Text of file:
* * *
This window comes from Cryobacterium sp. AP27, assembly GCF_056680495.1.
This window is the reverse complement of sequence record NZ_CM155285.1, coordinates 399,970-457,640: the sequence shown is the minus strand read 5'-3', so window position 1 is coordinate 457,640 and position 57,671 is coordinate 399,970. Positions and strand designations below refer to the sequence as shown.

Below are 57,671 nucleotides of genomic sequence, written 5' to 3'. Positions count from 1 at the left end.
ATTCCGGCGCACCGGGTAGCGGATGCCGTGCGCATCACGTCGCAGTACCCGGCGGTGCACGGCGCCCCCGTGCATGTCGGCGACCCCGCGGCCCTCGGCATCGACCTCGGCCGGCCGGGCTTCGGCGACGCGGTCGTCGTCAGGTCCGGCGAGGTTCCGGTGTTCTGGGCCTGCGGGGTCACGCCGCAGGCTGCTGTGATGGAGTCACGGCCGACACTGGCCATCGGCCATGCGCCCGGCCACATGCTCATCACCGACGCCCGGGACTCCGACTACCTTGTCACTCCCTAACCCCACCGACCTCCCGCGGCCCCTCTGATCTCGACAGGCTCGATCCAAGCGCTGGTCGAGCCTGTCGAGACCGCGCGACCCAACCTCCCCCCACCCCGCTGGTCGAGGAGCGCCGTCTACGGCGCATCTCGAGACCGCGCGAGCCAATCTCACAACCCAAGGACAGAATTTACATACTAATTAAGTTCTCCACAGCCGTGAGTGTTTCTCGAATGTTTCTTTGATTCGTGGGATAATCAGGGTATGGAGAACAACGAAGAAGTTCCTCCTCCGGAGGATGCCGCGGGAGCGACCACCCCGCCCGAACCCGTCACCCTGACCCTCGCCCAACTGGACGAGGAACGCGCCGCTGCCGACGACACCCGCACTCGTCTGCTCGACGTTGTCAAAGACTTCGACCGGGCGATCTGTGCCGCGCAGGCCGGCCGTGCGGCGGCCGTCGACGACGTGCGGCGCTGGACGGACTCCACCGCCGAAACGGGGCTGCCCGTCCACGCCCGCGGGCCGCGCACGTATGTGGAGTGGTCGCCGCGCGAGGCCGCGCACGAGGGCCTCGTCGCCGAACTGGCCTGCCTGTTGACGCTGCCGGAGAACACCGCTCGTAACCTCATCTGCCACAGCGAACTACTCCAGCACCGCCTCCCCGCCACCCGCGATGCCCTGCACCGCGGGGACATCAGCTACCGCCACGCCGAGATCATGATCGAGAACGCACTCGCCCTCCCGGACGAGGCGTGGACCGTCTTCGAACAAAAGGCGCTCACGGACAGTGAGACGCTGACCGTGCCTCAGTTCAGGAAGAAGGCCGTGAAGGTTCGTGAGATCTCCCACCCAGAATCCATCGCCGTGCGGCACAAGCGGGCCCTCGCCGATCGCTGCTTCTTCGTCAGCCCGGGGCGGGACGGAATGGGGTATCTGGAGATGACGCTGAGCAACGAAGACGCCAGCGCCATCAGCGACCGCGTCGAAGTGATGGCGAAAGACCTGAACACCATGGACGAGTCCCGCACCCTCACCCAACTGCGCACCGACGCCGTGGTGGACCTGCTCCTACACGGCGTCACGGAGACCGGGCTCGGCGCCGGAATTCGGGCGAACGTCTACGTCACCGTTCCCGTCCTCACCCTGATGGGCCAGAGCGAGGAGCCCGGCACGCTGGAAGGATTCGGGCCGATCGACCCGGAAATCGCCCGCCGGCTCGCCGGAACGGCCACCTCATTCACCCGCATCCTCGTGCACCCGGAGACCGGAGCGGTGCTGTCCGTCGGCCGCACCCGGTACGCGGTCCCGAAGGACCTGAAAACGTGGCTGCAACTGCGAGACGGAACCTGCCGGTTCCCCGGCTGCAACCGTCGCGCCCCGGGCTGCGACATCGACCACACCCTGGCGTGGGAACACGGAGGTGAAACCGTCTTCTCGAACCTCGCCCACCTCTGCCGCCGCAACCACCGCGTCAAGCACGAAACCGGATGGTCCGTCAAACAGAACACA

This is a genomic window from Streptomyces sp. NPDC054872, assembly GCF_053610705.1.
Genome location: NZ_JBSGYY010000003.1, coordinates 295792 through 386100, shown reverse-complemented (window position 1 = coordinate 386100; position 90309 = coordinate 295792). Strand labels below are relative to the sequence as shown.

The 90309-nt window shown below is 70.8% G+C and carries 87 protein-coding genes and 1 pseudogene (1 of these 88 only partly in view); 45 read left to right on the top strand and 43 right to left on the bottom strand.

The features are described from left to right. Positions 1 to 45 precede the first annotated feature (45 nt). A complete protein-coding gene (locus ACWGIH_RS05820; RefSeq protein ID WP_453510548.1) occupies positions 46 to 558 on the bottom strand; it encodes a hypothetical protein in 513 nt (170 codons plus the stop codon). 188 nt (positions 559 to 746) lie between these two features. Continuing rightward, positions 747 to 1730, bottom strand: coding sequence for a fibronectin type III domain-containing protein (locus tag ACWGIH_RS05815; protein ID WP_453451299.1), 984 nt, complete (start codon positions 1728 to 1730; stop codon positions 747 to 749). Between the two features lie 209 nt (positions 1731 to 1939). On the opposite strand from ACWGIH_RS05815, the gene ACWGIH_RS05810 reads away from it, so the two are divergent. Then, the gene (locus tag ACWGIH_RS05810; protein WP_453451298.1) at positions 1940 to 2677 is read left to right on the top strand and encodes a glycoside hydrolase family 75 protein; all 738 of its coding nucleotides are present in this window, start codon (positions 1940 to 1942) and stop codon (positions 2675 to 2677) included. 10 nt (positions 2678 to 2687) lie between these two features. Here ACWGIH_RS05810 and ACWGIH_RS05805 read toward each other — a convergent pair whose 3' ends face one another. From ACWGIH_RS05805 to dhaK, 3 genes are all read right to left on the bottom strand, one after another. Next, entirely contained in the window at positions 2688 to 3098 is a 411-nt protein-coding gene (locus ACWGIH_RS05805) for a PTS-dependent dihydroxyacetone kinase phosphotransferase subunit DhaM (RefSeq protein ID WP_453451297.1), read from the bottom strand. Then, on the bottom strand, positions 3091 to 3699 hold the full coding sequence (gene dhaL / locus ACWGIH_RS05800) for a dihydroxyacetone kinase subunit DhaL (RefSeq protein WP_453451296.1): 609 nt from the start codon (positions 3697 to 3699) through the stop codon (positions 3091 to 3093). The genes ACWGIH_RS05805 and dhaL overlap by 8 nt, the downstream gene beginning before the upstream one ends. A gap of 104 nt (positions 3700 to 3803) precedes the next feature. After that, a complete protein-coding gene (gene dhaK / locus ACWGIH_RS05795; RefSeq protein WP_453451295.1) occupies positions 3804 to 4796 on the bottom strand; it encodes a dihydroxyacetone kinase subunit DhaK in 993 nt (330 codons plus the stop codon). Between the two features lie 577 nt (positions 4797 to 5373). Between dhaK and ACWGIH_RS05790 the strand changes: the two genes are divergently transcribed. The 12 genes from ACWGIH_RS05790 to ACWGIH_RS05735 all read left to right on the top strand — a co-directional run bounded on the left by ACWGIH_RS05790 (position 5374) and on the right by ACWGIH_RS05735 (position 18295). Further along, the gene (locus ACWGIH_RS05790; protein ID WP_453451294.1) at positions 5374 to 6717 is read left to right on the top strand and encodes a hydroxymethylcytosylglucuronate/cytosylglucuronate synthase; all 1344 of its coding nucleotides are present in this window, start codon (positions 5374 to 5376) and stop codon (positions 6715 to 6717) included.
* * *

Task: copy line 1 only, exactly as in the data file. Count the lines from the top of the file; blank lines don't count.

This window comes from Cryobacterium sp. AP27, assembly GCF_056680495.1.